I can imagine how kids and a sucky job would be a trigger for many people and this is amazing how much progress you’ve done since Mrs SSC started saving.

    Your chart can soon be updated to show your FFLC date!

    1. Mr. SSC

      Checking the oil price chart often, I realized that it did have some unique perspective on our timeline. Especially just noting how rocky the industry has been since we joined it. The trend was ~$80 or more but every time it jumped up or down, our mgmt would freak out and make cuts, whether it was people, budgets, or both.

      It is amazing how even just being mildly frugal can add huge returns back into your bank account. 25% is drastic regardless of the level of spend.

      I think there could have been a butterfly effect going on. Seeing the steep continued drop and realizing, “Oh crap, I just started a new company and oil is tanking. I’m going to get laid off… Whoops…” was the biggest catalyst for me.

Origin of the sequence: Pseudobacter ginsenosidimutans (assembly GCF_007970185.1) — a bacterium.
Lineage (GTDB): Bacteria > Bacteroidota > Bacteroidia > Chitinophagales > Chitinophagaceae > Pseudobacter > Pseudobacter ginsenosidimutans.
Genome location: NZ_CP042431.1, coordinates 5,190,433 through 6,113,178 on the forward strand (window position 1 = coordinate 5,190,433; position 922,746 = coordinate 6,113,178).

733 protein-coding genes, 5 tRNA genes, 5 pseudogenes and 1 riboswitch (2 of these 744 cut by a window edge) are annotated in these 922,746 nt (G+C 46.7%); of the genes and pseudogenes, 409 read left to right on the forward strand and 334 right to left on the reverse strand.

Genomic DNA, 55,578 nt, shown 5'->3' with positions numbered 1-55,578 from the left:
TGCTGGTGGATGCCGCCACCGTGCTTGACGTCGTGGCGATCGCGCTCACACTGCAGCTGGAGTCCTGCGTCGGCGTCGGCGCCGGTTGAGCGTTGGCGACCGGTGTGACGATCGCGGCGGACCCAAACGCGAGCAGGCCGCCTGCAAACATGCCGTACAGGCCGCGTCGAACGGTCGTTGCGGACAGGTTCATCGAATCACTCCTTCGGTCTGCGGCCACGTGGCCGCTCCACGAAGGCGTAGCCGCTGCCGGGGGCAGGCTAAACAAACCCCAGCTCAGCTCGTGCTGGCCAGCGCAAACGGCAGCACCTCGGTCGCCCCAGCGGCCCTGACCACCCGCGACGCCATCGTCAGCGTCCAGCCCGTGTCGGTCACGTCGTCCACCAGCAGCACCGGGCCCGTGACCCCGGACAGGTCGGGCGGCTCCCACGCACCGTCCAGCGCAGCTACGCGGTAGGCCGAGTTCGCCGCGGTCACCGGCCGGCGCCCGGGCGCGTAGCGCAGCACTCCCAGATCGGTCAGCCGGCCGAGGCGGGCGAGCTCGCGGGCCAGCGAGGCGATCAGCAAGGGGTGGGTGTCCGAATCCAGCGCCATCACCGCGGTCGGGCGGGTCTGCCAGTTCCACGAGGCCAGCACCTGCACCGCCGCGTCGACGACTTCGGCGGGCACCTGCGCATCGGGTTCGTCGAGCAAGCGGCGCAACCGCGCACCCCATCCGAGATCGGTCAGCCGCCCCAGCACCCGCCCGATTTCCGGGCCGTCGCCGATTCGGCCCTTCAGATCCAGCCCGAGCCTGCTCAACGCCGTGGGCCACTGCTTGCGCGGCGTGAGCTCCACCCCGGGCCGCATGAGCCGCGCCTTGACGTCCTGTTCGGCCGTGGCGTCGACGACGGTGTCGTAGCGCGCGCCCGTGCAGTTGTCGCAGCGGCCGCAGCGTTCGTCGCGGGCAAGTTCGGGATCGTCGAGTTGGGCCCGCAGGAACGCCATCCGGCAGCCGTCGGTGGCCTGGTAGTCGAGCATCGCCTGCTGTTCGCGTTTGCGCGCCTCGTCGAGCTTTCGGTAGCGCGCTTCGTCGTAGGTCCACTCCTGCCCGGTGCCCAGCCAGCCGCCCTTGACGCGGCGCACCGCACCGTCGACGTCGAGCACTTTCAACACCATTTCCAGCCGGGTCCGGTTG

Realizing, okay, we will be okay, we really don’t spend a lot, and we can cut that fairly dramatically if need be – at that point we were both really worried about both getting laid off and coming up with contingency plans left and right with ALL sorts of scenarios thrown in. That was what drove it all home for me.

  2. Mr. PIE

    Love this post and that of Nick, Maggie.

    Mrs. PIE and I were only recently kicking around ideas on telling ore about our “story” and these posts get us FIREd up to do that. How we met, the steps and mis-steps along the way. The spendy years, the cost of kids daycare, the respective epiphanies, the “why the hell did we not think of this before?” discussions. I think we could tell quite a tale of life on each side of the pond and a number of calamities along our journey.